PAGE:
For days before our extended weekend trip, my kids are begging me for just one peek. But they know I won’t let them—because if I do, I’m out of tricks. If your family is like mine, the holiday season means a lot of time traveling–traveling that basically tortures parents. For us, it’s travel via our semi-clean mini-van. We load up—each person in their designated seat—and off we go.
We used to get about five minutes (if that) down the road before one of my kids would profess, “I’m bored.”
Of course, the other three kids thought this was accurate, so they’d also begin whining—loudly and relentlessly. What time will we get to Grandma’s? Four hours? That’s forever! Did you bring me any snacks? I don’t like that kind of granola bar. Who farted? Mom! Mom! That smells so bad! Can we listen to Taylor Swift? I don’t like Taylor Swift! I want Imagine Dragons! Can we watch a movie? It’s my day to pick a movie. I am not watching Frozen again! Mom, make him stop singing the songs! I can’t hear the movie!
Now I know what you’re thinking. Hand those kids a device! But because we limit electronic time at home, we do so in the car, as well. We might use devices for half the trip—but not the entire time. Which means I needed to come up with something for my kids to do for a few hours.
This was no easy feat. I have two tweens, a first grader, and a preschooler. And if your kids are like mine—everything must be 100% fair. Otherwise, I’ll spend a solid hour fielding (more) complaints.
One year, as we prepared for the holiday season, I came up with a mom hack that made our traveling-to-Christmas-celebration-one-of-four a lot easier. I’m here to let you in on the magic, too.
A few years ago, I was cleaning out our closet and found several worn-but-still-functioning backpacks that we’d replaced with newer versions for school. I was about to throw them into our donation pile, until it dawned on me that I could re-use them. And not just re-use them, but utilize them to make our traveling potentially much easier.
After washing and drying the backpacks, my first stop was our play room. I grabbed pencil cases we’d gotten for free from our library. I threw in a hodge-podge of washable markers, crayons, and pencils. I also found mini-clip boards from Grandma, and I clipped stickers—because we have so many—to each one. Then I dug through our stack of coloring books and found one for each kiddo. In addition, I found several spiral notebooks, one per kid.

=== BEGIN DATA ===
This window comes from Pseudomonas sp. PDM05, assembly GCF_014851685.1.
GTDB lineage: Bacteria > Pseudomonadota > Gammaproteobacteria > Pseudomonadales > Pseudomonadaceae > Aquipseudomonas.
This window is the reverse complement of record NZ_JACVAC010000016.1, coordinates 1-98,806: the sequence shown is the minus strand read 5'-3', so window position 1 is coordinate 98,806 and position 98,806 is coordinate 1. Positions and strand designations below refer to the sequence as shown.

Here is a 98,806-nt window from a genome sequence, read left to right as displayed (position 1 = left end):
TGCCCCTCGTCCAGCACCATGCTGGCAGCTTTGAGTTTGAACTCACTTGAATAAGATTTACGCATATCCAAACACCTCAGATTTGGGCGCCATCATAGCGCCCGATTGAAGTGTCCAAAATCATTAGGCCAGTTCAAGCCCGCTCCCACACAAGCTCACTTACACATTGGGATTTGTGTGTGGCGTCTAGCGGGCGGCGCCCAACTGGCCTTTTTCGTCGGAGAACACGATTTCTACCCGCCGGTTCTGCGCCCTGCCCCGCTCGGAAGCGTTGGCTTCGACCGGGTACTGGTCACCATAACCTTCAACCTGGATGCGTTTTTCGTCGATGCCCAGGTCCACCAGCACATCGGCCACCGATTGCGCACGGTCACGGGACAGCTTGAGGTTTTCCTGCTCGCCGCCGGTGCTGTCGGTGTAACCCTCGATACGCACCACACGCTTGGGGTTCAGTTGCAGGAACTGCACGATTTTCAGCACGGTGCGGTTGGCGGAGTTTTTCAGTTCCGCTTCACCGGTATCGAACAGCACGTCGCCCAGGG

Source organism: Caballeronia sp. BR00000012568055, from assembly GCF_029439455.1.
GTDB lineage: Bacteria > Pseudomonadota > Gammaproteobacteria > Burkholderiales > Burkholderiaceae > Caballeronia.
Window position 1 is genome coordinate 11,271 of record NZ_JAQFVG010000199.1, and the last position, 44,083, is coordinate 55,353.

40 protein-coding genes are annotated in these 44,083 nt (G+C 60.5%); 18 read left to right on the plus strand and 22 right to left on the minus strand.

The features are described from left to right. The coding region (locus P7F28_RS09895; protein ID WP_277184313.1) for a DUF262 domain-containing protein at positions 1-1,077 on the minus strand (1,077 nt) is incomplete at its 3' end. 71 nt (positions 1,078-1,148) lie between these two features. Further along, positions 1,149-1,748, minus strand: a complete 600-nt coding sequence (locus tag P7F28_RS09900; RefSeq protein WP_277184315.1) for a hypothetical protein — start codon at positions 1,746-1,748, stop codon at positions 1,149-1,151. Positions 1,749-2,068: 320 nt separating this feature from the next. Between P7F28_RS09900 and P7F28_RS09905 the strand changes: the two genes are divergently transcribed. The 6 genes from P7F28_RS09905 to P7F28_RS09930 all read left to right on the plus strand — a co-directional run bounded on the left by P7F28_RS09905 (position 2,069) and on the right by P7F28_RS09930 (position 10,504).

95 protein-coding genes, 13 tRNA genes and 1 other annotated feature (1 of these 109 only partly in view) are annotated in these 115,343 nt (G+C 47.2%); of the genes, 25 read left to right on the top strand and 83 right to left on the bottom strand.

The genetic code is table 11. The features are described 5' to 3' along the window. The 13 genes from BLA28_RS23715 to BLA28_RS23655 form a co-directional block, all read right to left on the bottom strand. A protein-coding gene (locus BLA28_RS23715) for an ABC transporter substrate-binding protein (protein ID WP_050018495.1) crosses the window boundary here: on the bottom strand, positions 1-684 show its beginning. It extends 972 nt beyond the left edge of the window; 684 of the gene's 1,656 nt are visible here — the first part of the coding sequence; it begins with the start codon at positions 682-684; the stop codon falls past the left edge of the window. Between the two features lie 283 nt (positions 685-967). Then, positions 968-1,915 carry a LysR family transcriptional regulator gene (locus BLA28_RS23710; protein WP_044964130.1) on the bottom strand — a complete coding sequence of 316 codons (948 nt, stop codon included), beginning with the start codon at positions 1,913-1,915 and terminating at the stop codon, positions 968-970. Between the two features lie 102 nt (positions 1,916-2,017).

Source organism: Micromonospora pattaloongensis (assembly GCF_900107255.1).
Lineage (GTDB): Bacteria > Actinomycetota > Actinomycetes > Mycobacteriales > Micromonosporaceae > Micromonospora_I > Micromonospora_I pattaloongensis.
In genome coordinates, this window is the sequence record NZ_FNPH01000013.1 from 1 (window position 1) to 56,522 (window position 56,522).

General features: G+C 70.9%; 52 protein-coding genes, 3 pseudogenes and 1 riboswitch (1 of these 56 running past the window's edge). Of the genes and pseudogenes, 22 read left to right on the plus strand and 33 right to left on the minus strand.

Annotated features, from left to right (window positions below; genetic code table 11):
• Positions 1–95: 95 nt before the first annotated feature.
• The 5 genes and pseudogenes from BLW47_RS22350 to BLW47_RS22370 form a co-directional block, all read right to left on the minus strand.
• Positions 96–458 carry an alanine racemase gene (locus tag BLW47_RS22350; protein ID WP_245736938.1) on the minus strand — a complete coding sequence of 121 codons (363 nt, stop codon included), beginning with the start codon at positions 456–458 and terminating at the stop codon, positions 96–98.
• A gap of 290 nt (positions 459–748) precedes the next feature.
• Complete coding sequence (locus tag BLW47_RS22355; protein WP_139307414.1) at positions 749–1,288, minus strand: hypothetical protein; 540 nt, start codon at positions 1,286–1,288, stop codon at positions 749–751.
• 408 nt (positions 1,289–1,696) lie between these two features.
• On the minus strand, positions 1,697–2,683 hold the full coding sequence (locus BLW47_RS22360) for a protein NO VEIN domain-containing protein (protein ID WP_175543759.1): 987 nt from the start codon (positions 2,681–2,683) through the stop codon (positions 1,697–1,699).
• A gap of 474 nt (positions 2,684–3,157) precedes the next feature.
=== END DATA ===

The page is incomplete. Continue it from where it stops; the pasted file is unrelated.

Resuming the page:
My kids love to be cozy in the car, and we usually bring a blanket for each one when we travel. But what about something to squish and snuggle? I found one small-ish stuffed animal for each kid, adding those to the backpacks.
Next up—books. I raided each kiddo’s room. I grabbed old favorites as well as ones that had fallen behind their shelves that they’d forgotten about. I also found a few magazines. Additional hack: toy catalogs that come in the mail this time of year are amazing for occupying children.
I decided to add some small toys for each child. Again, I dug through their bedrooms. I do have a few rules, because I have to be a mean mom sometimes. The rules are absolutely no slime, dough, or putty, no teeny-tiny parts that will never make it home again, and nothing that makes obnoxious noises that make me want to drink at 9 a.m.
So what toys do I put in? I grabbed some action figures, little vehicles, fidget toys, and card games. Sometimes I’ll buy—and wrap, because why not?—the kids one small new toy, movie or book. I don’t always leave these in the backpacks. I might temptingly leave them in a stack on the console and build up some anticipation until the kids need a change of proverbial scenery. Insert evil laugh.
If you’re feeling brave, add some snacks and a water bottle to the backpack. We don’t–because my kids would eat all their snacks in the first ten minutes of the trip, leaving nothing for later. But hey, whatever works for your kids.
We usually start off our driving adventure with backpack time, then switch up to a movie. After a quick lunch stop—where yes, we do mandatory jumping jacks in the parking lot—the kids play their devices for awhile. Then we go back to backpacks.
The backpack hack is also fantastic because the kids can carry their own—whether we head into a restaurant or an obligatory relative pit-stop in which the kids are expected to be polite and calm. They can drag their backpack from place-to-place, knowing they have an entertainment go-to.
We’re preparing to embark on several car trips over the next month and a half, and yes, the backpacks are ready to go. My kids anticipate them—every single trip. It’s like Christmas morning, in the car, with their own (forgotten) items. And they require little from me. Yes, I clean them out once in a while, maybe adding in something new or taking out something they no longer are interested in.
We are never more than five hot seconds from home, headed to their aunt and uncle’s house, when my kids frantically open their backpacks to see what treasures are inside. Meanwhile, hubby and I turn on the seat heaters, whip through the coffee drive-thru to order something tall and strong, and turn on music we want to listen to.
Then we hop onto the interstate, cruising down the road in (temporary) bliss.